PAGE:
Is healthcare a right or a privilege?
I don’t know. It doesn’t really matter to me. I think that’s the wrong question, but it is the question that has been debated vociferously by opposing political parties for years. It has been discussed more frequently during the last several years as President Obama passed his signature healthcare legislation, parts of which the Supreme Court may overturn this summer.
I think what is more important is how we as a country want to spend our money. Would you rather spend it on costly emergency room care to fix major disease impacts or would you rather spend it on lower-cost preventative care to avoid costly consequences and keep people healthy? Unless you’re willing to turn away uninsured sick people at the ER, I think this is the question that needs to be asked.
There are folks out there that would turn away the uninsured when they arrive sick and dying at the hospital. To those people I’d say, “Think of someone important to you in your life that doesn’t have health insurance. Are you willing to let them suffer and perish when they’re most in need of treatment?”
If you are willing to let your closest friends and family suffer, I’d like to have a conversation with you. That’s a viewpoint that I struggle to understand, but I’m willing to learn. I might not like it, but I think it’s important to first seek to understand, then be understood.
To those that would not want their uninsured family and friends to suffer, I’d use a different approach. We’re spending money on the uninsured whether we realize it or not. Hospitals must increase the costs to the insured to subsidize the care they deliver to the uninsured. It’s baked into our existing co-pays, insurance premiums, and out-of-pocket costs. I don’t mind paying extra for the uninsured, but I’d like to get the most for my money. Give them access to healthcare just like everyone else, so they can prevent the issues that would later cause them to visit an ER where the price of admission skyrockets. I’d rather spend my money on enabling a country full of healthy people than keeping alive people already on a downward spiral.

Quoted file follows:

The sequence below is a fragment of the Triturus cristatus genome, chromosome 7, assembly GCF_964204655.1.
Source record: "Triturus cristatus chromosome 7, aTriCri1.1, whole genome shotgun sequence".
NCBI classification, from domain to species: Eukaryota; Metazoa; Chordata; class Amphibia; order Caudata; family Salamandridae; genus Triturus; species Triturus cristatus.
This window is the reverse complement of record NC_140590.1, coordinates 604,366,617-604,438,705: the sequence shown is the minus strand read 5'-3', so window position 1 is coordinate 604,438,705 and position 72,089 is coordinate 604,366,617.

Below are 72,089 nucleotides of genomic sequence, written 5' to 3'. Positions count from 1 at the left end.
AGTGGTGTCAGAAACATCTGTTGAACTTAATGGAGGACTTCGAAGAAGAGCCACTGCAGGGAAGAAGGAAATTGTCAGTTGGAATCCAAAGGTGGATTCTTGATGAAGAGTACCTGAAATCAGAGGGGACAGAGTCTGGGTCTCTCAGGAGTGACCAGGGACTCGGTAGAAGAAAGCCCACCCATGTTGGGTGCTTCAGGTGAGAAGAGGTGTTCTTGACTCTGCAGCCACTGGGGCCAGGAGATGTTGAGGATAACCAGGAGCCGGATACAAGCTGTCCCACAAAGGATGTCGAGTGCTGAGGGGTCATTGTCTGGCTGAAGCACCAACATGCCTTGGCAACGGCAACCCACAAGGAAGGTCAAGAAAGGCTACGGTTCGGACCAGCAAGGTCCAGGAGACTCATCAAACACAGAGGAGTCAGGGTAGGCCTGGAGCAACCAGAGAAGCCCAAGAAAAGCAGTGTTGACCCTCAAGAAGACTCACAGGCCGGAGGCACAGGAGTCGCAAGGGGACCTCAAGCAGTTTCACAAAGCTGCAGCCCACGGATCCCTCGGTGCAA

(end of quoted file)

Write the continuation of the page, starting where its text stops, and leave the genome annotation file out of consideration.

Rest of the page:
There’s more that needs to be done. This alone won’t solve the healthcare crisis. I believe in personal responsibility. I think everyone should take pride in their health. I also recognize that not everyone has had the same positive environmental circumstances that I’ve had in life from good parenting, an excellent education, and strong role models living healthy lives.
Staying healthy isn’t easy in a world built to drive you to your grave through mass marketing of toxic, processed foods and endless amounts of mindless entertainment requiring no effort. Developing good habits for eating and exercise are essential to improving our health. How we’ll change our culture to get there is a topic for another time.
It was extraordinary. … I left my apartment building before dawn, and a man on the street stopped me and he had tears in his eyes. And he said, ‘My father died when he was 63 and he had no health insurance, and I’m so ashamed. We were actually relieved because we couldn’t help much and we were going bankrupt.’ And he said, ‘No one should be in that position. My father’s hero was Franklin Roosevelt.’ He said, ‘My hero is Barack Obama. Please tell the president thank you,’ and tears streaming down his face.
– David Axelrod (and many others)